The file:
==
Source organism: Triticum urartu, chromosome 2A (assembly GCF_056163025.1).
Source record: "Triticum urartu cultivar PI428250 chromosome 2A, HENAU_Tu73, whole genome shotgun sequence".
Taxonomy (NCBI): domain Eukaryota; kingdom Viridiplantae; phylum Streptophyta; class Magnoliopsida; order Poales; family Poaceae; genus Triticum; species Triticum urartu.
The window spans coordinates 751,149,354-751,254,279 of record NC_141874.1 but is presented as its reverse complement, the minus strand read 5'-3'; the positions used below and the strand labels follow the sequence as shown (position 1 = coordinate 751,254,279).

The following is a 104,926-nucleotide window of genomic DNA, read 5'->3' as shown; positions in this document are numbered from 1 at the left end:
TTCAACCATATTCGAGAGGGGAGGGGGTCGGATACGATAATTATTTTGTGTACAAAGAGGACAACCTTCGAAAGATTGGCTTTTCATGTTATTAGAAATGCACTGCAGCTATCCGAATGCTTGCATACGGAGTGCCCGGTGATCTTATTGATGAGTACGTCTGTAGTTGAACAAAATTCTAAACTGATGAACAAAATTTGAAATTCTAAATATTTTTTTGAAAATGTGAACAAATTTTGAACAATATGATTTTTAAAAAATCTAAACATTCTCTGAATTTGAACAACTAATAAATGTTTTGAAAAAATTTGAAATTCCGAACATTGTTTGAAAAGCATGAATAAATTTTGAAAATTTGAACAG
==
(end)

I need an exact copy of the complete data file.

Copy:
Source organism: Triticum urartu, chromosome 2A (assembly GCF_056163025.1).
Source record: "Triticum urartu cultivar PI428250 chromosome 2A, HENAU_Tu73, whole genome shotgun sequence".
Taxonomy (NCBI): domain Eukaryota; kingdom Viridiplantae; phylum Streptophyta; class Magnoliopsida; order Poales; family Poaceae; genus Triticum; species Triticum urartu.
The window spans coordinates 751,149,354-751,254,279 of record NC_141874.1 but is presented as its reverse complement, the minus strand read 5'-3'; the positions used below and the strand labels follow the sequence as shown (position 1 = coordinate 751,254,279).

The following is a 104,926-nucleotide window of genomic DNA, read 5'->3' as shown; positions in this document are numbered from 1 at the left end:
TTCAACCATATTCGAGAGGGGAGGGGGTCGGATACGATAATTATTTTGTGTACAAAGAGGACAACCTTCGAAAGATTGGCTTTTCATGTTATTAGAAATGCACTGCAGCTATCCGAATGCTTGCATACGGAGTGCCCGGTGATCTTATTGATGAGTACGTCTGTAGTTGAACAAAATTCTAAACTGATGAACAAAATTTGAAATTCTAAATATTTTTTTGAAAATGTGAACAAATTTTGAACAATATGATTTTTAAAAAATCTAAACATTCTCTGAATTTGAACAACTAATAAATGTTTTGAAAAAATTTGAAATTCCGAACATTGTTTGAAAAGCATGAATAAATTTTGAAAATTTGAACAG